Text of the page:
You’re always tried to test yourself with different languages and new ways to “design” the sound. What is your definition of research and experimentation in music?
 
It’s hard to say. I approach music experimentation in a cleansing way, meaning that most of what comes out of improvisation, comes from a need to express myself and to purge every feeling that I have in the moment. That said, when I use different instruments, sources or effects, I always try to find my voice and to tune into what resonates inside of me using these different mediums. After it all comes out, I try to dissect its meaning, feel what is missing and start to build tracks or patterns around them. They usually become something completely different than what they were, yet the essence remains. Sometimes, it can be more planned out such as listening and absorbing a lot of different music as means of research and hopefully it resonates enough with me that I start to get influenced by it, either consciously or subconsciously. When Midira listened to the album for the first time, they mentioned that it had a “Stranger Things” soundtrack kind of vibe. To be honest, I hadn’t thought of it during the recording process at all, but I definitely explored some of the whole retro synth music explosion, so it’s plausible that I was subconsciously influenced in parts by it.
 
Are you planning a tour for this album? What is the best part of live shows for you?
 
The best part of the live shows is that I can play whatever I want – different context, different sound system, different crowd vibe means a different performance. Sure, I have structured parts that I have rehearsed or rather have improvised so many times that they became tracks of their own, but mainly, it’s the freedom of expression. I don’t plan tours for albums as whatever comes out, comes out at the moment I’m touring or not and I play and tour almost continuously throughout the year. But there will be some small tours in the fall, and the live set may or may not contain tracks from Democracy of Dust. I haven’t started to think what songs could be played live and how yet; I will determine that soon.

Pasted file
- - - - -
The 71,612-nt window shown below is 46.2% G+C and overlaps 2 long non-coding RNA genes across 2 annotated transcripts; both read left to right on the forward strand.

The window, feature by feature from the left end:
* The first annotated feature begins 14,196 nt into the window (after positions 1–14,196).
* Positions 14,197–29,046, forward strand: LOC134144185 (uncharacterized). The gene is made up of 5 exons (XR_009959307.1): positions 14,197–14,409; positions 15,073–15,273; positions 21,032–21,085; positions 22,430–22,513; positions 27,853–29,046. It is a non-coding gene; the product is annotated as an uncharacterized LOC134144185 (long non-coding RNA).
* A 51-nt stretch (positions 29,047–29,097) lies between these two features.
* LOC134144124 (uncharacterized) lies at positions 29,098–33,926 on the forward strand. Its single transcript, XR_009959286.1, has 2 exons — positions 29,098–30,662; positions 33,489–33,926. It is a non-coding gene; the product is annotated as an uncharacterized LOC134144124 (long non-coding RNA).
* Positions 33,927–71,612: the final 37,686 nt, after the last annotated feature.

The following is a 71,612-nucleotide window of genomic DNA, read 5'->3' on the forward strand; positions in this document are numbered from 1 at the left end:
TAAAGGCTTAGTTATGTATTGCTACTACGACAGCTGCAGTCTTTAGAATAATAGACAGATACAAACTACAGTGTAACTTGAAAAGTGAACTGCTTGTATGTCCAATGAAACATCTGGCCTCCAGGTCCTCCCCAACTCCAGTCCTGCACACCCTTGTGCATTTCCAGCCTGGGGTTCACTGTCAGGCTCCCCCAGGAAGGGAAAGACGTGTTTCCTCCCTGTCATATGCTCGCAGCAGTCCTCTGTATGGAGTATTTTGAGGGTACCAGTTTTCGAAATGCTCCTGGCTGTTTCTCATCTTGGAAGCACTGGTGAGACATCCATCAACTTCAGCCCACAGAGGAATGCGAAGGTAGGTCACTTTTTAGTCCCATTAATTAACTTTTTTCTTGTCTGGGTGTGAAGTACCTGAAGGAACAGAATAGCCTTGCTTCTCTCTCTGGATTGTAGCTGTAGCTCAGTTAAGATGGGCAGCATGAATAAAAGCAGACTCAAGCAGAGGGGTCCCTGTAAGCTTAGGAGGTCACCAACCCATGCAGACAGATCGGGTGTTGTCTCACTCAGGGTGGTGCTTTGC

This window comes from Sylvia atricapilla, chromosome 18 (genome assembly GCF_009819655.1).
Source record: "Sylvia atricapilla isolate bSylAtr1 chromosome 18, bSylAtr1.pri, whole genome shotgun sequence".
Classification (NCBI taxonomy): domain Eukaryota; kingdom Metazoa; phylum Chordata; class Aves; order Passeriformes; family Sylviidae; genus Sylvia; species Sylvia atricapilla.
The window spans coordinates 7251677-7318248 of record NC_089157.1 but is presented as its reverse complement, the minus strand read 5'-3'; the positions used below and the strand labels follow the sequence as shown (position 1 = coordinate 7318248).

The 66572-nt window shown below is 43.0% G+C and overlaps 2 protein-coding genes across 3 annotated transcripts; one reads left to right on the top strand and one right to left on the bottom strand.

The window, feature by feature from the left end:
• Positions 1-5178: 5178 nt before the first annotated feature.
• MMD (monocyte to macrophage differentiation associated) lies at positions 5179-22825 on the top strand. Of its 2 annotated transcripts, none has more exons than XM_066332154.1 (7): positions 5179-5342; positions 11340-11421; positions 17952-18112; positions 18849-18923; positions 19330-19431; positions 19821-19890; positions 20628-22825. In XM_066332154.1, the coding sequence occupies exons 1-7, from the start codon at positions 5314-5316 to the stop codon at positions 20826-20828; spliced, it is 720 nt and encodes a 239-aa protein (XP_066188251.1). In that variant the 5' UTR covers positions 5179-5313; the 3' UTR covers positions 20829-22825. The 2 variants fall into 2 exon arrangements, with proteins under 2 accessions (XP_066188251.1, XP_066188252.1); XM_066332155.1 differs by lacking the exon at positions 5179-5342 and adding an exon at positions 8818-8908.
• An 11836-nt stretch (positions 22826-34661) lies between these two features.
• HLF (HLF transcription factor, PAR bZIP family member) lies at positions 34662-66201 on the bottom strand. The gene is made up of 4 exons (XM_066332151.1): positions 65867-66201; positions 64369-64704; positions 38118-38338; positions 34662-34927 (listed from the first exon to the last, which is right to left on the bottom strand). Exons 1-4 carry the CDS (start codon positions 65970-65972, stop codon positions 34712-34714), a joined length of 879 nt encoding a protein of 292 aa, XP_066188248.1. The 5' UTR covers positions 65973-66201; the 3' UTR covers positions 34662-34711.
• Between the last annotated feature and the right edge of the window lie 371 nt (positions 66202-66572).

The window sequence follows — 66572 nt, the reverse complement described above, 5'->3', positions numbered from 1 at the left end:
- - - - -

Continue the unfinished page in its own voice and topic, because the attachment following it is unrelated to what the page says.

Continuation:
What about you fresh collaboration with Thank U For Smoking?
 
We did a small tour in Europe for the release of the split and we did play a collaborative song live together. We might do some more shows in the fall as well as a second part of the tour for the split release. For the recording, it was rather easy as we each recorded a track and we both played on each other’s tracks, which I think is the best definition of a split/collaboration album. My parts were also recorded during the same sessions as Democracy of Dust, but I approached the tracks in a completely different, more traditional (TQA) way.
 
What are the best releases you recently appreciated?
 
I’m currently off the grid at the moment, on tour in Atlantic Canada so I can’t check what I have listened to lately. The new Slowdive for sure was on repeat over and over last month.